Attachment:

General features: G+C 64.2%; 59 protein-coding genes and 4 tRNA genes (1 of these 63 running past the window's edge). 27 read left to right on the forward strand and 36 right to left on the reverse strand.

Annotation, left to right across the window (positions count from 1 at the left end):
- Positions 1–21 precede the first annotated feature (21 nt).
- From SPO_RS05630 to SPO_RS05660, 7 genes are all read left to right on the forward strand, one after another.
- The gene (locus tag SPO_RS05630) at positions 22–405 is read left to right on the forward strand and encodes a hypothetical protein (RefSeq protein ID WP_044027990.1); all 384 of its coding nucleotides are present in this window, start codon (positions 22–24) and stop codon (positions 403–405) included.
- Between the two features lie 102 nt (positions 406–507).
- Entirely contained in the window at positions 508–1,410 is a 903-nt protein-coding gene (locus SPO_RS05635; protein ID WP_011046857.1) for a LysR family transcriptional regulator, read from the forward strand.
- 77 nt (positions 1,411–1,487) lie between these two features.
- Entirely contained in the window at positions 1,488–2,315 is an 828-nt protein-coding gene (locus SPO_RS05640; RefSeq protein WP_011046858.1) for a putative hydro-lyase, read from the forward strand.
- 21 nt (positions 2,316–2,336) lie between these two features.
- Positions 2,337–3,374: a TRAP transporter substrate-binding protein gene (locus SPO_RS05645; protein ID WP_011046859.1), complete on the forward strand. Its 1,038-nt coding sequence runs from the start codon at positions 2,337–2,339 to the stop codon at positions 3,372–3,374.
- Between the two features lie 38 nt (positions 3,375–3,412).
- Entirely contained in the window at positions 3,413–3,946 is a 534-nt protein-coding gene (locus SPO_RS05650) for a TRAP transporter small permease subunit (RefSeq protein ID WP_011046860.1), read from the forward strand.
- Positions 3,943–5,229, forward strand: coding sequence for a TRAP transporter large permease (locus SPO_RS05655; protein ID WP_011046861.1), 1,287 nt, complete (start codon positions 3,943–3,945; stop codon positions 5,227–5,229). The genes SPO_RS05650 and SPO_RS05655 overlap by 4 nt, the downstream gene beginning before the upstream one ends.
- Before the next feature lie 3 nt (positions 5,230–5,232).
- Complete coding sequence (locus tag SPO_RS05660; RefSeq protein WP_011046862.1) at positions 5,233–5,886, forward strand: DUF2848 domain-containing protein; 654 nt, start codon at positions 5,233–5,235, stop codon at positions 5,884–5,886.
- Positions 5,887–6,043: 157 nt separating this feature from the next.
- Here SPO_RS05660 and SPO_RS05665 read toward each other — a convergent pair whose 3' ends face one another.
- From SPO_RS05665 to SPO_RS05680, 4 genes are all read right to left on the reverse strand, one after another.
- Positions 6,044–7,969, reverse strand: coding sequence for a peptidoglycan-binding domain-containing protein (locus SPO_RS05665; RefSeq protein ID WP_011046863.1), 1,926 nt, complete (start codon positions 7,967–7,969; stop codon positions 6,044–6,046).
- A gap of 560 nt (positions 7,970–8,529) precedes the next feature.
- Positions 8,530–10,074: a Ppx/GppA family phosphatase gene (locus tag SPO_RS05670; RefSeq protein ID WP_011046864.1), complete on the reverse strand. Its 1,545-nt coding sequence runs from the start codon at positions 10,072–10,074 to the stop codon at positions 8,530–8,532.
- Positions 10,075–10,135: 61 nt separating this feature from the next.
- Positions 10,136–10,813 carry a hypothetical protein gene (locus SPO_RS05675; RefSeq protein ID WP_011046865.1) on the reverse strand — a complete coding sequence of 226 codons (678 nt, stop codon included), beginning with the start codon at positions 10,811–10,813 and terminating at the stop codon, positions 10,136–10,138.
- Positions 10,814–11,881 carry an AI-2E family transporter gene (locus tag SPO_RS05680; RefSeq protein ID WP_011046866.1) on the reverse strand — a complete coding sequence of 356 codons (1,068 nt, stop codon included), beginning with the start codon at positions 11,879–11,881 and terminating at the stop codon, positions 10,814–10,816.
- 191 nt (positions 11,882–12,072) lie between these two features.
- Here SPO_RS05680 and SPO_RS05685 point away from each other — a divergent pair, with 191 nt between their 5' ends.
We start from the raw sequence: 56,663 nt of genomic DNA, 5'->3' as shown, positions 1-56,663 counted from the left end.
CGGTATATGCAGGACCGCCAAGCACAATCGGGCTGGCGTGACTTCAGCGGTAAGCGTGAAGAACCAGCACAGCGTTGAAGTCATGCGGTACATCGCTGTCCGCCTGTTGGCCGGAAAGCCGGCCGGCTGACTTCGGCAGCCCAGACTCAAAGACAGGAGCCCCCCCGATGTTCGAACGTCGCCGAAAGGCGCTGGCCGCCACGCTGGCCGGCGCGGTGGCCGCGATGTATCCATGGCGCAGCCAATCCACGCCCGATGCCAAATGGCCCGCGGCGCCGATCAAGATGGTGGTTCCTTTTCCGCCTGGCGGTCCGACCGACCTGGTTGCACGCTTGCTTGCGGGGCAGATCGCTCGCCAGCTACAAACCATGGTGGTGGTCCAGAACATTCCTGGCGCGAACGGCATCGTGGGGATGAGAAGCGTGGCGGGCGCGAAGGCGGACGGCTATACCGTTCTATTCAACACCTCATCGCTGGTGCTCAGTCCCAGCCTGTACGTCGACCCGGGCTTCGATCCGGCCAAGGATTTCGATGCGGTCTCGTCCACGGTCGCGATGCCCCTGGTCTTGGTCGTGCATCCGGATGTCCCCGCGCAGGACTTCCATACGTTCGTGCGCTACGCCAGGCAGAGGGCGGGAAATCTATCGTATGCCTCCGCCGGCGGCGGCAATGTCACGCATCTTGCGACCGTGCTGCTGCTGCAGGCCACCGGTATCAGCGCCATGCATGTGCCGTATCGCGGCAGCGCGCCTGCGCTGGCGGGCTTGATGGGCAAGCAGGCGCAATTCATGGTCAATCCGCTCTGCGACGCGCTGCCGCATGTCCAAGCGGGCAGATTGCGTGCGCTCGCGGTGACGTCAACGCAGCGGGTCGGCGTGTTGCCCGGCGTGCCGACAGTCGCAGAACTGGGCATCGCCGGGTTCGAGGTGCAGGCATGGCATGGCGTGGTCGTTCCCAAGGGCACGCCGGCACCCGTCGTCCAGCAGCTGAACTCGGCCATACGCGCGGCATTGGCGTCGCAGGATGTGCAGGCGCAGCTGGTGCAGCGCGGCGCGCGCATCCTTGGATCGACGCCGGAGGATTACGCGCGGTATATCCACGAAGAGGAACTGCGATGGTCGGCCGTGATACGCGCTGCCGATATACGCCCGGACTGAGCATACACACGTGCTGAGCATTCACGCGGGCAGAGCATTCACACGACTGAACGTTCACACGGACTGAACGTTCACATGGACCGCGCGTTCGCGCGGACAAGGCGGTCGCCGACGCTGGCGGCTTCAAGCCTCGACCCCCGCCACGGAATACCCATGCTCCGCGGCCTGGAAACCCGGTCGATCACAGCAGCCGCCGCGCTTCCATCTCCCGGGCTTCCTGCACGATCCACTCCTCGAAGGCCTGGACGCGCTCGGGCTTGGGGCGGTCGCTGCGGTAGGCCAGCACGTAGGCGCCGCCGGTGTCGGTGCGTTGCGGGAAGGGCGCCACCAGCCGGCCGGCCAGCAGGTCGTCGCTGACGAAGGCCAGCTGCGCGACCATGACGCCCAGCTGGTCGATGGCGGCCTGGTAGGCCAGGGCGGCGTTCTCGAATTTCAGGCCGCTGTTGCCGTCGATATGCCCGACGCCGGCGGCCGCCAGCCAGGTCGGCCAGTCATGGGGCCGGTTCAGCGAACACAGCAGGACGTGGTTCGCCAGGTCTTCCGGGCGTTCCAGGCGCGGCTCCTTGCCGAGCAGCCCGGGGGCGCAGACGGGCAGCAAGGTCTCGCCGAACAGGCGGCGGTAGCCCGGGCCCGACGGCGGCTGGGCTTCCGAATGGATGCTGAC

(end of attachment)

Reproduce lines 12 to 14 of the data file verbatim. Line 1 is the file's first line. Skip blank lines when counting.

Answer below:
- Between the two features lie 38 nt (positions 3,375–3,412).
- Entirely contained in the window at positions 3,413–3,946 is a 534-nt protein-coding gene (locus SPO_RS05650) for a TRAP transporter small permease subunit (RefSeq protein ID WP_011046860.1), read from the forward strand.
- Positions 3,943–5,229, forward strand: coding sequence for a TRAP transporter large permease (locus SPO_RS05655; protein ID WP_011046861.1), 1,287 nt, complete (start codon positions 3,943–3,945; stop codon positions 5,227–5,229). The genes SPO_RS05650 and SPO_RS05655 overlap by 4 nt, the downstream gene beginning before the upstream one ends.